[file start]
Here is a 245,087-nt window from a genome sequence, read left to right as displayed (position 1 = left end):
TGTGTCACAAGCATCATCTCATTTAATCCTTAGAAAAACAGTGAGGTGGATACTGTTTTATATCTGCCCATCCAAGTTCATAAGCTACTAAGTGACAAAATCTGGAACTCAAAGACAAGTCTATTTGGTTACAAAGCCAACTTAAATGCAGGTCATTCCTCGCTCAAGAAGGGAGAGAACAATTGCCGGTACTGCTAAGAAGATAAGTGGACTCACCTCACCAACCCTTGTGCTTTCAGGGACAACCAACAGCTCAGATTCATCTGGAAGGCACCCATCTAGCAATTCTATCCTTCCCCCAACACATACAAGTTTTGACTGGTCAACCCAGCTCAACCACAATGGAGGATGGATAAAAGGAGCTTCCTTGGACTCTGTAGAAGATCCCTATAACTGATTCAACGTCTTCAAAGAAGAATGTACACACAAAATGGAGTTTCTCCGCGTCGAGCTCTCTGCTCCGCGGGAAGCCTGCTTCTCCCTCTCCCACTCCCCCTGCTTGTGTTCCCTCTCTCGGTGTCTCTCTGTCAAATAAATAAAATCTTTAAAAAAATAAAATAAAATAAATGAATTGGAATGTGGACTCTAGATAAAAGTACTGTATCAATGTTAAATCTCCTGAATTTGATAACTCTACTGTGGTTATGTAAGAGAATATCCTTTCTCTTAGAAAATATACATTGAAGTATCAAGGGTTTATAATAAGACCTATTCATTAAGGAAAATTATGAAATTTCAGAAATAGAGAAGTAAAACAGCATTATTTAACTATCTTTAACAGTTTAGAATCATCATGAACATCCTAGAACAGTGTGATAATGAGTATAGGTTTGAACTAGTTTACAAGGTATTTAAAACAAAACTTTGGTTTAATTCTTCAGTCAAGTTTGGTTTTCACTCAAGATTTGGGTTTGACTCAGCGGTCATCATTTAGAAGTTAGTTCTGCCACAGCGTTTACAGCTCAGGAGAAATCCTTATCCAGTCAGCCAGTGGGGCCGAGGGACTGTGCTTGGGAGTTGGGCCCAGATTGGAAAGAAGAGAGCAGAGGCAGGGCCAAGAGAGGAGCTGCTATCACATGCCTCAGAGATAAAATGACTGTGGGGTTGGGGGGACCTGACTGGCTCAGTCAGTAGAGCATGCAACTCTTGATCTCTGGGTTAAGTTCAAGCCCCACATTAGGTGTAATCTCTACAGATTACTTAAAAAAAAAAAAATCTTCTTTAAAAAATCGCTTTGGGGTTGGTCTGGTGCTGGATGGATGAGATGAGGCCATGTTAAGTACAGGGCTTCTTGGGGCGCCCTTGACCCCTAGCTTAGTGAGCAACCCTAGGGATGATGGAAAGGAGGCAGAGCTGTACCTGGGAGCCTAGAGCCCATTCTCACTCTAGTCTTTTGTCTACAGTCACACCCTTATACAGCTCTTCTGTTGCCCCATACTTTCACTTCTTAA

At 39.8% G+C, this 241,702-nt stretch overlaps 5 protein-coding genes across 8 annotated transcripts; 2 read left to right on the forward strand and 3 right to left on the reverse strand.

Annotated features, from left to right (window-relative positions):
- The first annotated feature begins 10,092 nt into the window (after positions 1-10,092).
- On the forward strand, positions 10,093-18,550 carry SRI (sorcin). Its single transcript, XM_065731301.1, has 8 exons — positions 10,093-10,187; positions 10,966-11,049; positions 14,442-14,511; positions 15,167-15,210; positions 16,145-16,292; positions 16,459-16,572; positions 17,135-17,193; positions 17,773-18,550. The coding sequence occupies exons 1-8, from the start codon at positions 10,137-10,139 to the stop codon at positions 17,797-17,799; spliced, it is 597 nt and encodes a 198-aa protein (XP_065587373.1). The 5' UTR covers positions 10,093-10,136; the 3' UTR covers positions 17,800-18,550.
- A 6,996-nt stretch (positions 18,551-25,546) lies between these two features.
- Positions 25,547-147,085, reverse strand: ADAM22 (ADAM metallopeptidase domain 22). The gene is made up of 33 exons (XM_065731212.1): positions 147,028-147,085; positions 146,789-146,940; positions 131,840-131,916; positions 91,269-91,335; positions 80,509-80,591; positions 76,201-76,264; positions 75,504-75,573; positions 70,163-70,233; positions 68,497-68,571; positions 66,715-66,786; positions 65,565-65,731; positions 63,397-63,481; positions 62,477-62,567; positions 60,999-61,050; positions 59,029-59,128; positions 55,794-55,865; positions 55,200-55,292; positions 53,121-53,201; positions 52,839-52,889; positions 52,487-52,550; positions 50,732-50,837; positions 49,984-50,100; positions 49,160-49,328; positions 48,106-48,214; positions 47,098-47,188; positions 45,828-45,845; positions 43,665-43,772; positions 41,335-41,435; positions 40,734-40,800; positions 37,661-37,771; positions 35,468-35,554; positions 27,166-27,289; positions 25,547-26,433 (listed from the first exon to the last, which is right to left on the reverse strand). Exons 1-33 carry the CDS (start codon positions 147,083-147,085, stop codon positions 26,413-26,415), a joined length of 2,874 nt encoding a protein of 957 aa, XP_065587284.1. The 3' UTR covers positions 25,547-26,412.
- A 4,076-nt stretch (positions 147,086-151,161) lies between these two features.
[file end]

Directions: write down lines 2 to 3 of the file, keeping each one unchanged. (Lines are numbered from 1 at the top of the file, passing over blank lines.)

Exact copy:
TGTGTCACAAGCATCATCTCATTTAATCCTTAGAAAAACAGTGAGGTGGATACTGTTTTATATCTGCCCATCCAAGTTCATAAGCTACTAAGTGACAAAATCTGGAACTCAAAGACAAGTCTATTTGGTTACAAAGCCAACTTAAATGCAGGTCATTCCTCGCTCAAGAAGGGAGAGAACAATTGCCGGTACTGCTAAGAAGATAAGTGGACTCACCTCACCAACCCTTGTGCTTTCAGGGACAACCAACAGCTCAGATTCATCTGGAAGGCACCCATCTAGCAATTCTATCCTTCCCCCAACACATACAAGTTTTGACTGGTCAACCCAGCTCAACCACAATGGAGGATGGATAAAAGGAGCTTCCTTGGACTCTGTAGAAGATCCCTATAACTGATTCAACGTCTTCAAAGAAGAATGTACACACAAAATGGAGTTTCTCCGCGTCGAGCTCTCTGCTCCGCGGGAAGCCTGCTTCTCCCTCTCCCACTCCCCCTGCTTGTGTTCCCTCTCTCGGTGTCTCTCTGTCAAATAAATAAAATCTTTAAAAAAATAAAATAAAATAAATGAATTGGAATGTGGACTCTAGATAAAAGTACTGTATCAATGTTAAATCTCCTGAATTTGATAACTCTACTGTGGTTATGTAAGAGAATATCCTTTCTCTTAGAAAATATACATTGAAGTATCAAGGGTTTATAATAAGACCTATTCATTAAGGAAAATTATGAAATTTCAGAAATAGAGAAGTAAAACAGCATTATTTAACTATCTTTAACAGTTTAGAATCATCATGAACATCCTAGAACAGTGTGATAATGAGTATAGGTTTGAACTAGTTTACAAGGTATTTAAAACAAAACTTTGGTTTAATTCTTCAGTCAAGTTTGGTTTTCACTCAAGATTTGGGTTTGACTCAGCGGTCATCATTTAGAAGTTAGTTCTGCCACAGCGTTTACAGCTCAGGAGAAATCCTTATCCAGTCAGCCAGTGGGGCCGAGGGACTGTGCTTGGGAGTTGGGCCCAGATTGGAAAGAAGAGAGCAGAGGCAGGGCCAAGAGAGGAGCTGCTATCACATGCCTCAGAGATAAAATGACTGTGGGGTTGGGGGGACCTGACTGGCTCAGTCAGTAGAGCATGCAACTCTTGATCTCTGGGTTAAGTTCAAGCCCCACATTAGGTGTAATCTCTACAGATTACTTAAAAAAAAAAAAATCTTCTTTAAAAAATCGCTTTGGGGTTGGTCTGGTGCTGGATGGATGAGATGAGGCCATGTTAAGTACAGGGCTTCTTGGGGCGCCCTTGACCCCTAGCTTAGTGAGCAACCCTAGGGATGATGGAAAGGAGGCAGAGCTGTACCTGGGAGCCTAGAGCCCATTCTCACTCTAGTCTTTTGTCTACAGTCACACCCTTATACAGCTCTTCTGTTGCCCCATACTTTCACTTCTTAA

At 39.8% G+C, this 241,702-nt stretch overlaps 5 protein-coding genes across 8 annotated transcripts; 2 read left to right on the forward strand and 3 right to left on the reverse strand.